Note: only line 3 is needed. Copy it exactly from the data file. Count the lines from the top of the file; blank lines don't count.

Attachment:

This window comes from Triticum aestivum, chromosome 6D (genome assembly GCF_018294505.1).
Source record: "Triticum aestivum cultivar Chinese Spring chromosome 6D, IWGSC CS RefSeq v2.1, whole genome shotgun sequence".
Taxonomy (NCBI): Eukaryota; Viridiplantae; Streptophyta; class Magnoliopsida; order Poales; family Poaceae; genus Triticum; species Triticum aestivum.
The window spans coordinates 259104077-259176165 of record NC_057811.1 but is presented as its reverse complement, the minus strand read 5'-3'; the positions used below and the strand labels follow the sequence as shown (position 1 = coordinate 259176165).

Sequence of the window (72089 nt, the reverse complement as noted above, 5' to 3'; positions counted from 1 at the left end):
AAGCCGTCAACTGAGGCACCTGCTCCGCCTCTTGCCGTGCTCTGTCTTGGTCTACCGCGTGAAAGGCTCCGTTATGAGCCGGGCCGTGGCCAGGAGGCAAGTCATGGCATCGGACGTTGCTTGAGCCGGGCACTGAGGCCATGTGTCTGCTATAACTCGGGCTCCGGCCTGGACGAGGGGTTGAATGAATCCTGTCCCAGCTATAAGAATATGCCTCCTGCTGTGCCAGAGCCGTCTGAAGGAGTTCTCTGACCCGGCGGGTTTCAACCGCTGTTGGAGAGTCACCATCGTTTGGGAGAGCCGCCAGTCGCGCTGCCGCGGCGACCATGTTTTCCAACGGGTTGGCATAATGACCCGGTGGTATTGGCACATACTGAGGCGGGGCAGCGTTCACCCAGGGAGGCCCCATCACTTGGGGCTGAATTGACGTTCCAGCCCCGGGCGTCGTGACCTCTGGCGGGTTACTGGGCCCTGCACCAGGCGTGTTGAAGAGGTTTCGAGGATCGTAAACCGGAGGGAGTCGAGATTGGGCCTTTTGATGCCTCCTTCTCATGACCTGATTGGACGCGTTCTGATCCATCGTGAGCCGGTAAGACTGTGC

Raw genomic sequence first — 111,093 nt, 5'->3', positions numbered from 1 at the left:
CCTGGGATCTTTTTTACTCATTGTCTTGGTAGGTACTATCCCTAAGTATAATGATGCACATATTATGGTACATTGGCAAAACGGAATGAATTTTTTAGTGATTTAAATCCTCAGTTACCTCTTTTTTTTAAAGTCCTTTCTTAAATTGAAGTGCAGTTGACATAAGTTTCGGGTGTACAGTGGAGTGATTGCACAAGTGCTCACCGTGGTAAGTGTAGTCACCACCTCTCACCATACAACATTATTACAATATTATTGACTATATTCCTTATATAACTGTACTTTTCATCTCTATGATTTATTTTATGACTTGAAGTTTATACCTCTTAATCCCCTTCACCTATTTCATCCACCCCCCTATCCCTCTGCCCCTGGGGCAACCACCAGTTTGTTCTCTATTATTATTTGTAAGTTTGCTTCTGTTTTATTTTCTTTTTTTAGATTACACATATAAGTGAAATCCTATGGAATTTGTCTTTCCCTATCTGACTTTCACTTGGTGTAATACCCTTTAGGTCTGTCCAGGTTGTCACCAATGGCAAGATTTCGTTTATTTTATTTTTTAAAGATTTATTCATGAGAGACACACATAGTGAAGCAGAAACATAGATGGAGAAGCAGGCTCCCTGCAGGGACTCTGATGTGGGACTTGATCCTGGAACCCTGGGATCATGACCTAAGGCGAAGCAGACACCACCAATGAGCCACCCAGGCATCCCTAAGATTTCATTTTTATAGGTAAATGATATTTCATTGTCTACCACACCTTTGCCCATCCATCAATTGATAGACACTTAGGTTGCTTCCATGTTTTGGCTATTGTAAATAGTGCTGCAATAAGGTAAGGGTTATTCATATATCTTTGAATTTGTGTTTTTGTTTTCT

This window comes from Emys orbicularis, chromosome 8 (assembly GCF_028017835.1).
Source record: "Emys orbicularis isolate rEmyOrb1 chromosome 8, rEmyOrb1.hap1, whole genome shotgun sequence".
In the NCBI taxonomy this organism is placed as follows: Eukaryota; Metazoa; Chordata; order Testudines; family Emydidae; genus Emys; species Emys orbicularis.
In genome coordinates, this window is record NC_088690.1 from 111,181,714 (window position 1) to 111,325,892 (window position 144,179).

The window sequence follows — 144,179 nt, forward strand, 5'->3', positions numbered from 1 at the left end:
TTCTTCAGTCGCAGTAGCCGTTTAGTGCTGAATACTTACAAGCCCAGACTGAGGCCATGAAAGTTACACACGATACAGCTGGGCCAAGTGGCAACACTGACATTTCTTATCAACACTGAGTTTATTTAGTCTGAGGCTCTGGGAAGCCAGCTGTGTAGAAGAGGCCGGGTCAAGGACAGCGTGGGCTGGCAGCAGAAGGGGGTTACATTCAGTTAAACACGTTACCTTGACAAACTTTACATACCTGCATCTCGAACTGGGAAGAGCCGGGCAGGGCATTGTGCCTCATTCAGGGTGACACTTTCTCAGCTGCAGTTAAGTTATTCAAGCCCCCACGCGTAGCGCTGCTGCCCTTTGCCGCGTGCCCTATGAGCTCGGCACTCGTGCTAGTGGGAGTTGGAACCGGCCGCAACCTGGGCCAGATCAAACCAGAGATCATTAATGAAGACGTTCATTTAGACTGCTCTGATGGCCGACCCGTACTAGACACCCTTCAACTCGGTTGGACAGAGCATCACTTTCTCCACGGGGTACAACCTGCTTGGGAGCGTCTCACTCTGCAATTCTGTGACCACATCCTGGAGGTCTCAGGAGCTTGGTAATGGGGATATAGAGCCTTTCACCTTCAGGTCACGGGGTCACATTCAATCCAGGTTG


Taxonomy (NCBI): Eukaryota; Viridiplantae; Streptophyta; class Magnoliopsida; order Poales; family Poaceae; genus Triticum; species Triticum aestivum.